Flying back from Atlanta yesterday, I purchased and attempted to read through the September issue of WIRED magazine.
Talk about “57 Channels and Nothin’ On”. I’ve been in the business for more than three decades now and I still had to struggle to figure out where the editorial started and the advertising ended. And when all was said and done, the advertising was more interesting and more informative than most of the editorial.
Once upon a time in America, news actually had value. Now everything is pitched as news. A tweet of Anthony Weiner’s wiener is news. And the real news is so sensationalized and overhyped, it appears to be a farce. As I watched Jim Cantore on the Weather Channel last night hunkered at the intersection of Hurricane Isaac and Cheap Ratings Avenue, I couldn’t help but wonder when the world became so… patronized?
It’s probably just me. I know many people (mostly my age) who live for their daily newspaper and their nightly TV news. And I know an equal number of people (mostly not my age) who salivate with each news alert that appears on their iPhone and each new Tweet they receive.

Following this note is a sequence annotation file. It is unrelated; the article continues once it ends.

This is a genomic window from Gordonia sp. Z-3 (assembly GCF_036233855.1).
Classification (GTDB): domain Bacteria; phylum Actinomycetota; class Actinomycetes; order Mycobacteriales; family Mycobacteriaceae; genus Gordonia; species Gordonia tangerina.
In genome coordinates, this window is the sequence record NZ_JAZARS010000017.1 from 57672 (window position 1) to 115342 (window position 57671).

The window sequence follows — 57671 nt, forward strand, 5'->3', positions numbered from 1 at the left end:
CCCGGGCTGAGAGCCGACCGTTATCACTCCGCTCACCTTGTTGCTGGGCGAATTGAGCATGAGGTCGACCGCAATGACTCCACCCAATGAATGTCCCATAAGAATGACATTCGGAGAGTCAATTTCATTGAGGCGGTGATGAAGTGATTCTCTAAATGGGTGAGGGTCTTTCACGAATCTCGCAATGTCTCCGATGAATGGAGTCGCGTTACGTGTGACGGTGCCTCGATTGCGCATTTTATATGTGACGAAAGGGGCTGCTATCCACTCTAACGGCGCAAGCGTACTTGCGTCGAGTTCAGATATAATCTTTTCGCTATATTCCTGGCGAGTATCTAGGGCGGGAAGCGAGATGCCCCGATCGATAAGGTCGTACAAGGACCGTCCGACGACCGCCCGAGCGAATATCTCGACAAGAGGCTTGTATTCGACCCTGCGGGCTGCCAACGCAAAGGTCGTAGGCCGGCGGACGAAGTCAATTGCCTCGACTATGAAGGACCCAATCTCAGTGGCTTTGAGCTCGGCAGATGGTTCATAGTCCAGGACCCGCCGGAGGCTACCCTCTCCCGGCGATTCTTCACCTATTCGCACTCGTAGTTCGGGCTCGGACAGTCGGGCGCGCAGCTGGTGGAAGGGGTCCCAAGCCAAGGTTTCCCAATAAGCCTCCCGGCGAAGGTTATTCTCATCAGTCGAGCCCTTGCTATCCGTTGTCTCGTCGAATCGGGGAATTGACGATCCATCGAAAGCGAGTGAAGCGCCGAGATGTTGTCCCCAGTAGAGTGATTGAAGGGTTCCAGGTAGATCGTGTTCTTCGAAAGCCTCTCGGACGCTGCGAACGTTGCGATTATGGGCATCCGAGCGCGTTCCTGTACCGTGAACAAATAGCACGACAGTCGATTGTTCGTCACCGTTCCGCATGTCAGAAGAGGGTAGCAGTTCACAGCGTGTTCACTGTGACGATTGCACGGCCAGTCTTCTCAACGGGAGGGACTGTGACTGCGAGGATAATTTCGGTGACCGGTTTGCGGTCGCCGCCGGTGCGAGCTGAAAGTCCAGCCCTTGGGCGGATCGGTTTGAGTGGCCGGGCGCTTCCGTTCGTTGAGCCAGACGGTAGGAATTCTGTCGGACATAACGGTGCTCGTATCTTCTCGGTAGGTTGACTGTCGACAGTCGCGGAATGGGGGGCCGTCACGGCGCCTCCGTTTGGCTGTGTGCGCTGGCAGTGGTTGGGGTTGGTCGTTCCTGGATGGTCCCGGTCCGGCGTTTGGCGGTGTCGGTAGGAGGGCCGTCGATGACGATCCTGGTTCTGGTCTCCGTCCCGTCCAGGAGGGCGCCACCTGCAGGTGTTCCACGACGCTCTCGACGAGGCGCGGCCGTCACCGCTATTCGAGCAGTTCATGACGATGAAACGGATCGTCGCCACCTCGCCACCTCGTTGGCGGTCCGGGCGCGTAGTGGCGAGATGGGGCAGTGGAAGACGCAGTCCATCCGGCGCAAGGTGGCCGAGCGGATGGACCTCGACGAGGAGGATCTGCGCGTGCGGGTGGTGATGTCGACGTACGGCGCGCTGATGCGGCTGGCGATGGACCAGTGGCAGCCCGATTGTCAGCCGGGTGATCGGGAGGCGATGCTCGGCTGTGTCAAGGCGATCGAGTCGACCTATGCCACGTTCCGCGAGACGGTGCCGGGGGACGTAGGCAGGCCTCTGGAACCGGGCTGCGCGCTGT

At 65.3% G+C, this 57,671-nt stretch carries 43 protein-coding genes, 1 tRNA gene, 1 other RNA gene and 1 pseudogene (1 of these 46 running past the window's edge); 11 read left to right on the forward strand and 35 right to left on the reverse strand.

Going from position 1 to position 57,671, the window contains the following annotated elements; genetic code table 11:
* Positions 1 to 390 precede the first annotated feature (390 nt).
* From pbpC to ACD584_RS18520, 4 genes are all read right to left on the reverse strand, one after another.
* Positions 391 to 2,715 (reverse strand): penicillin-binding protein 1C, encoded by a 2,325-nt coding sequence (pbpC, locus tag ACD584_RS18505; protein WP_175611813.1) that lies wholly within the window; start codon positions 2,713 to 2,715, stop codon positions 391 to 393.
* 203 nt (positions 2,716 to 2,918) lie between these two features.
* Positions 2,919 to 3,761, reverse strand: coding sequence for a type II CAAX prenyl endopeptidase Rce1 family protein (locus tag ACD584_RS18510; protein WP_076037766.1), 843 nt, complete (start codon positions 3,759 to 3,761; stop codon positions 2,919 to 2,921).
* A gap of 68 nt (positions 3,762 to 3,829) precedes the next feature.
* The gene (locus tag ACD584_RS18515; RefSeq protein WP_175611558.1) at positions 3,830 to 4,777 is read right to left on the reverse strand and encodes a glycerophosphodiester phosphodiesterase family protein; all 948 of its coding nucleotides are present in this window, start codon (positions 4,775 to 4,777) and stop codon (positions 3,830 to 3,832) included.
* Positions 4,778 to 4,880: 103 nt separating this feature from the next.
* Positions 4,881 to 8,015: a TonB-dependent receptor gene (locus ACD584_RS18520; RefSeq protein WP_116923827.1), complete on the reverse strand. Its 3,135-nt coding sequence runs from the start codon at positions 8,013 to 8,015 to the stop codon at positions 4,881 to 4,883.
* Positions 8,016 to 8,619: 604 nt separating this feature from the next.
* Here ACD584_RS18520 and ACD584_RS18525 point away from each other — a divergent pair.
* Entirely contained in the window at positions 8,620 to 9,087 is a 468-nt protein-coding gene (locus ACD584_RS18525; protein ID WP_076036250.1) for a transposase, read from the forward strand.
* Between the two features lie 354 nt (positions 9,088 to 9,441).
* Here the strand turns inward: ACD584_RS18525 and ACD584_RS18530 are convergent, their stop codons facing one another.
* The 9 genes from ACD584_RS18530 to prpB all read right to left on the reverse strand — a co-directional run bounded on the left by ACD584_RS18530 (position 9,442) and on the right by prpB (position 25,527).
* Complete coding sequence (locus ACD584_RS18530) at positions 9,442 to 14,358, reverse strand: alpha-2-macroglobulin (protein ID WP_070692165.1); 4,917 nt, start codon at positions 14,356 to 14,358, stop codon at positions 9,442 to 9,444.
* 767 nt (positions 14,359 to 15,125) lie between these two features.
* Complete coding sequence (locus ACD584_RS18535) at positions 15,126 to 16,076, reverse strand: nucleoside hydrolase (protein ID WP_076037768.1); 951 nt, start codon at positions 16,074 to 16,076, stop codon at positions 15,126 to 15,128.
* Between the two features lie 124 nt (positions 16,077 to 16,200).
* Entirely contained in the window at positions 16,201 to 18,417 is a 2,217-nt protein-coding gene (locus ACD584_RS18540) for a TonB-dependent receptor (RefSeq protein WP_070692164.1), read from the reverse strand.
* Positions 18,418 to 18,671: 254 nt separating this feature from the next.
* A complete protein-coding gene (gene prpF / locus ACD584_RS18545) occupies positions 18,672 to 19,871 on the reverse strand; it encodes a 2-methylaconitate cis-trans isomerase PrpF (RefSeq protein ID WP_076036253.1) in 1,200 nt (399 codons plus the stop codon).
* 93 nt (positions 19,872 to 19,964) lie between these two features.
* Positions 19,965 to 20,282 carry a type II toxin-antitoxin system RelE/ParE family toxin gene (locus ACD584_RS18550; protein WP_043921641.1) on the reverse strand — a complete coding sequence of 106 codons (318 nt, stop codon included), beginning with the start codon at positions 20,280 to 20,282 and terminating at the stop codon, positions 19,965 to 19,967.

But for my taste, it mostly all sucks.
I am ever so grateful to those handful of news resources that continue to fight the good fight. People like Charlie Rose on PBS who actually understand what a newsworthy story is (even when it is an entertainment story) and deliver it in an engaging format. Magazines like Fast Company that provide meaningful and interesting insight in a well-designed publication. And even shows like ABC Nightline that at least attempt to deliver real news in a professional and entertaining manner.
I guess the only good news (pun intended) is that when news is finally taken off of life support and allowed to take its last breath, we won’t know, since no one will be there to report it.
The study, conducted for a national cereal brand, presented consumers with two cereal boxes – the company’s current cereal box with no eco-friendly claims and a cereal box made with sugarcane bagasse that featured eco-friendly packaging claims. When told the price and the cereal in the box were identical, one in six consumers expressed purchasing preferences for the eco-friendly box.
However, when the same consumers were told the cereal was the same but the price was 10 percent higher for the eco-friendly packaging, 2 to 1 chose the cheaper box that was not environmentally friendly.
The bottom line: Consumer attitudes are not changing. Cheaper still beats eco-friendlier. And we are talking females ages 25-45! They want to save the environment, but they prefer to save their household budgets.
For more information on the study, click here.
Fact: We Americans love our fast food.